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Cleaning and disinfection: practical application

  • S. J. Forsythe
  • P. R. Hayes

Abstract

In practical terms the aim of an acceptable cleaning programme (including, where necessary, a disinfection element) must be to restore equipment and especially food contact surfaces to the required level of cleanliness. For nonfood contact surfaces and floors, walls and ceilings the standards demanded when cleaning will be lower than for the food contact surfaces themselves.

Keywords

Cleaning Efficiency Food Hygiene Bacteriological Quality Food Contact Surface Cleaning Programme 
These keywords were added by machine and not by the authors. This process is experimental and the keywords may be updated as the learning algorithm improves.

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Bibliography

  1. Dunsmore, D.G., Twomey, A., Whittlestone, W.G. and Morgan, H.W. (1981). Design and performance of systems for cleaning product-contact surfaces of food equipment: a review. Journal of Food Protection, 44, 220–40.Google Scholar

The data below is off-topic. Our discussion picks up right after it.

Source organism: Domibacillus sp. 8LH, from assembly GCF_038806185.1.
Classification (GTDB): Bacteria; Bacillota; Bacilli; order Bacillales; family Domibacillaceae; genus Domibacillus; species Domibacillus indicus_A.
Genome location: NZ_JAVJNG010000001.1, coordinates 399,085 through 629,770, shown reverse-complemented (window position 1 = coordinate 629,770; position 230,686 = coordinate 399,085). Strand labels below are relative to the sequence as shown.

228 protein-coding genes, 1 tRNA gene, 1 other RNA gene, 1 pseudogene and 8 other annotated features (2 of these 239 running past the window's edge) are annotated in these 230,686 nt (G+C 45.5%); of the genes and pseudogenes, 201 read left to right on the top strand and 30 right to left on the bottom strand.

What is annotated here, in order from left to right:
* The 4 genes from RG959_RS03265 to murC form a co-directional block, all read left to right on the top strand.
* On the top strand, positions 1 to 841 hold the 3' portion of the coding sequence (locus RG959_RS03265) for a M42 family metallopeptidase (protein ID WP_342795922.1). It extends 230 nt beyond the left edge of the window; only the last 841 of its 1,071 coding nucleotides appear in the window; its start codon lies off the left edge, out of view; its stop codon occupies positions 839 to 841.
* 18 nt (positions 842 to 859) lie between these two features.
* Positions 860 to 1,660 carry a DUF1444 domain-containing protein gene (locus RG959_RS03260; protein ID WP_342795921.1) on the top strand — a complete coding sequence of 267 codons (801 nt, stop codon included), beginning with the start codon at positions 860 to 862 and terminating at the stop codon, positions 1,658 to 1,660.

References

  1. Allison, D.G. (1993). Biofilm-associated exopolysaccharides. Microbiology Europe, Nov-Dec, 16–19.Google Scholar
  2. Kulkami, S.M., Maxcy, R.B. and Arnold, R.G. (1975). Evaluation of soil deposition and removal processes. An interpretive review. Journal of Dairy Science, 58, 1922–36.CrossRefGoogle Scholar
  3. Oh, D.H. and Marshall, D.L. (1995). Destruction of Listeria monocytogenes biofilms on stainless steel using monolaurin and heat. Journal of Food Protection, 58, 251–5.Google Scholar

Copyright information

© Springer Science+Business Media New York 2000

Authors and Affiliations

  • S. J. Forsythe
    • 1
  • P. R. Hayes
    • 2
  1. 1.Department of Life SciencesThe Nottingham Trent UniversityNottinghamUK
  2. 2.formerly of Department of MicrobiologyThe University of LeedsLeedsUK

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